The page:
For the world of sport, Forman - with the champion title, younger, stronger - was clearly the favorite.

For the population of Zaire, Muhammad Ali was already the big winner.

The fight had begun even before the boxers step foot on African soil.

In his peculiar style, Ali showed his confidence in the victory.

“I’m so bad I make medicine sick, I’m so fast, man, I can run through a hurricane and don’t get wet. When George Foreman meets me, he will pay his debt. I can drown a drink of water and kill a dead tree, wait till you see Muhammad Ali.”



Foreman, considered the favourite to win, believed in an easy fight with the former champion.

“I had no doubts whatsoever that I was gonna defeat Muhammad Ali. I was not afraid […] I’m just gonna waste Muhammad Ali in two or three rounds.”

But the boxers still had to wait to prove their worth in the ring.

The fight was suspended due to an injury sustained by Foreman during the training.

The new date: the 30th of October, at 4 a.m. local time, to be convenient to the American public.

The event would be broadcast in a closed television circuit in about 450 locations in the United States and Canada, and in a hundred other countries.

Some Media outlets decided to stay to cover the preparations for combat.

Sports Illustrated, alone, sent seven reporters, including George Plimpton.

To go together with the sport event, a musical initiative was organised, which joined names like James Brown, Bill Withers and B.B. King.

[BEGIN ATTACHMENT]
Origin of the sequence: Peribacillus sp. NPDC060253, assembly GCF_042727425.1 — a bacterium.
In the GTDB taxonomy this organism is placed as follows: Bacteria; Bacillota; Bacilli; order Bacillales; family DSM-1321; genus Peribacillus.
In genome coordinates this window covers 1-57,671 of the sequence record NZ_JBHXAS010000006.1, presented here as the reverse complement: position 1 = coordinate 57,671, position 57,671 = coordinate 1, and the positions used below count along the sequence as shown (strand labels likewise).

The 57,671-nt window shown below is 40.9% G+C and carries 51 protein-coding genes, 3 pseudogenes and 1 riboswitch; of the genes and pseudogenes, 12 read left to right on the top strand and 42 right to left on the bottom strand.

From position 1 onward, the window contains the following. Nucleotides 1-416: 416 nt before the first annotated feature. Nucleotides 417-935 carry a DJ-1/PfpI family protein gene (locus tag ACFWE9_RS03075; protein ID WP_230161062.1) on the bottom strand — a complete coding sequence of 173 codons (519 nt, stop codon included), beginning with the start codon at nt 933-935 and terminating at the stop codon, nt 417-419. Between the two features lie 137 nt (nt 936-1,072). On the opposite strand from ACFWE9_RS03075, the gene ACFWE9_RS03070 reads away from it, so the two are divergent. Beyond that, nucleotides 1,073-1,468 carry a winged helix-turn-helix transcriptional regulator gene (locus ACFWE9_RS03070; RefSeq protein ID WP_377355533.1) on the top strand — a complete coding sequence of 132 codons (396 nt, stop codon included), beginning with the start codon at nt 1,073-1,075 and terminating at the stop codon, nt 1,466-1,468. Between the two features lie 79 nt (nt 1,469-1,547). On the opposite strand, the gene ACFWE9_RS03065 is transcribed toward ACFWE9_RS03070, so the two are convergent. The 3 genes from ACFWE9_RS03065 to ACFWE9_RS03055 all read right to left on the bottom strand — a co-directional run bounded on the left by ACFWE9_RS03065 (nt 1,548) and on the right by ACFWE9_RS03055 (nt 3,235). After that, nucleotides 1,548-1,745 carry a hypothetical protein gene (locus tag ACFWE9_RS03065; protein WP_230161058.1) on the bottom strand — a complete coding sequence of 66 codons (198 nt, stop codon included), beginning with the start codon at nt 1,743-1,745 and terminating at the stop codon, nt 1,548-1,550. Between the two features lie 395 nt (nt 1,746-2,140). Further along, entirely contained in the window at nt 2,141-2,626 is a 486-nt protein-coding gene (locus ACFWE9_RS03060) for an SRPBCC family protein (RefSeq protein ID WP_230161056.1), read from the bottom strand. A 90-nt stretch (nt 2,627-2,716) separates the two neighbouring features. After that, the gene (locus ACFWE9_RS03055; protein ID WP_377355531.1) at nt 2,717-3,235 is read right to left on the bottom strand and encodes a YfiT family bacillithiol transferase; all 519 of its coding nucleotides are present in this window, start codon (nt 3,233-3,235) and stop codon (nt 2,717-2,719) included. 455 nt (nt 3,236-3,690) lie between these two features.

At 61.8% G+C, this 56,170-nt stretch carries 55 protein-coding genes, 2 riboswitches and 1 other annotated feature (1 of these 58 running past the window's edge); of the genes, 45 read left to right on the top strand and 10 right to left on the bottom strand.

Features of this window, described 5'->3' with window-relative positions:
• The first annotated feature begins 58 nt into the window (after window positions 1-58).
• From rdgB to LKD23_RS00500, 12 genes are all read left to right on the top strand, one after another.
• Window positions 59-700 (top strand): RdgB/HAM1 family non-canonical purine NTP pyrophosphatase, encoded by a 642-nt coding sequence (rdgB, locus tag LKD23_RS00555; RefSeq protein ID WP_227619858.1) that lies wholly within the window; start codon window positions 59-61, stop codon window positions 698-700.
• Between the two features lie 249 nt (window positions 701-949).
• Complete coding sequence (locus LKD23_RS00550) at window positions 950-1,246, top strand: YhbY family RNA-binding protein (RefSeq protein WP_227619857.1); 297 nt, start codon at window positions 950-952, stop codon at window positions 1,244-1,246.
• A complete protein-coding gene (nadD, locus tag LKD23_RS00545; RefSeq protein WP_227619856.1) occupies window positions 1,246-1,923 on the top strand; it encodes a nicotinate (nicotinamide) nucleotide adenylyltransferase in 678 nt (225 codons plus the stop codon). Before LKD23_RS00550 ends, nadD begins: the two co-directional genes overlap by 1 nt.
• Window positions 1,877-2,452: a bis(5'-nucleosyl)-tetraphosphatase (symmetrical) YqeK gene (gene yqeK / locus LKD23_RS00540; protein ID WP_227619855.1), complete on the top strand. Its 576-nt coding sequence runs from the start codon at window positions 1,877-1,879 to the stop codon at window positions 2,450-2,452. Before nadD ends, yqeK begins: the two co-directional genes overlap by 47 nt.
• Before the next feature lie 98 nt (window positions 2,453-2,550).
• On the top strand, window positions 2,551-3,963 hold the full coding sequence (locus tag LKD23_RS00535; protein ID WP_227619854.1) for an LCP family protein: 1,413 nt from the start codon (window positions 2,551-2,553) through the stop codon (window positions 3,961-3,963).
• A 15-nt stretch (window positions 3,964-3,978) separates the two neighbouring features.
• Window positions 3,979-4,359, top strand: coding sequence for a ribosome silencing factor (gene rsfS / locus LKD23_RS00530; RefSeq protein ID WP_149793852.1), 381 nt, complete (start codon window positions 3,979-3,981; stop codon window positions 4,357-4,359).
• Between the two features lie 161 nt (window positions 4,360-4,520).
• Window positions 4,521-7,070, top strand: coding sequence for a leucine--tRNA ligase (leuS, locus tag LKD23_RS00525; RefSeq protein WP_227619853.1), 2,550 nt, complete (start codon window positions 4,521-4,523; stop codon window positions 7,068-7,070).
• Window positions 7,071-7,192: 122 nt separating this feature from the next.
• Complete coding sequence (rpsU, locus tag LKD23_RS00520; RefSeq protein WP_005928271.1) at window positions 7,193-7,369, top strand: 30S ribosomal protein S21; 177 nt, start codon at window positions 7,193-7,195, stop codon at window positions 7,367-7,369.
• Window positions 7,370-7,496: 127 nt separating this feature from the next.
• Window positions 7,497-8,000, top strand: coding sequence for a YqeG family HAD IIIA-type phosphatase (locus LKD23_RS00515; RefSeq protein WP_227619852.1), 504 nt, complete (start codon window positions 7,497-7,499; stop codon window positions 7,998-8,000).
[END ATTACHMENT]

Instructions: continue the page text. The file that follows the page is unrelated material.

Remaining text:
The media stage was set. Only the protagonists were missing.




At the scheduled time, Ali walked to the ring in front of 60,000 people, and chants of "Ali bome ye!" [“Ali, kill him!"].

On the opposite side of the ring, Foreman team was struggling to make the champion robe not to get stuck on his muscled arms.

The bell clanged. Ali threw the first punch. Eight rounds later, there was a new champion.



Muhammad Ali, aware of the strength and physical power of his opponent, had adopted the "rope-a-dope" strategy, leaning over the ropes and protecting himself from Foreman’s blows, tiring him out.

“I hit him hard on the side, I mean, I got a good shot. And he said: ‘Is that all you got, George?’ And I remember thinking: ‘Yup, that’s about it’,” recalled, George Foreman, years later.

The victorious Ali was surrounded by journalists and proved to be critical of the Media, who did not believe in his victory.

“I told you I’m the champion of the world. All of you bow. All of my critics crawl. All of you suckers who write The Ring magazine, Boxing Illustrated ... all of you suckers bow.”



The press was not indifferent to Ali’s victory.

“How Ali fooled them all,” wrote Sports Illustrated, on the unexpected triumph of the underdog.

10 years later, Muhammad Ali conquered again the title that he never had lost in the ring.


After the victory in Zaire, Ali continued to face some of the greatest boxers in the world, starting with Joe Frazier, in the famous fight "Thrilla in Manila".

His career began to decline in the late 70s and, in 1981, he announced his retirement.

“I just have to face it: nothing lasts forever, not even Muhammad Ali.”



In 1984, he was diagnosed with Parkinson's disease. A debilitating condition, which didn’t dictate his complete withdrawal from public life.

Foreman took years to heal the scars of "Rumble of the Jungle." He retired in 1977, becoming a Religious Minister.

Ten years later, he returned to the ring.

In 1994, 45 year-old Foreman regained the title, becoming the oldest world champion in boxing history.

“I exorcised the ghost, once and forever,” he said.

The boxer became an entrepreneur, creating an empire in the area of grills, which led him to the cover of Forbes magazine.

The old rivals met again in 1997 ... at the Oscars Ceremony.

The statuette for Best Documentary was awarded to “When We Were Kings”, a film that discloses a side of the "Rumble in the Jungle" never seen before.

A champions’ combat, which put Africa in the world's mouth and crowned Ali and Foreman as boxing legends.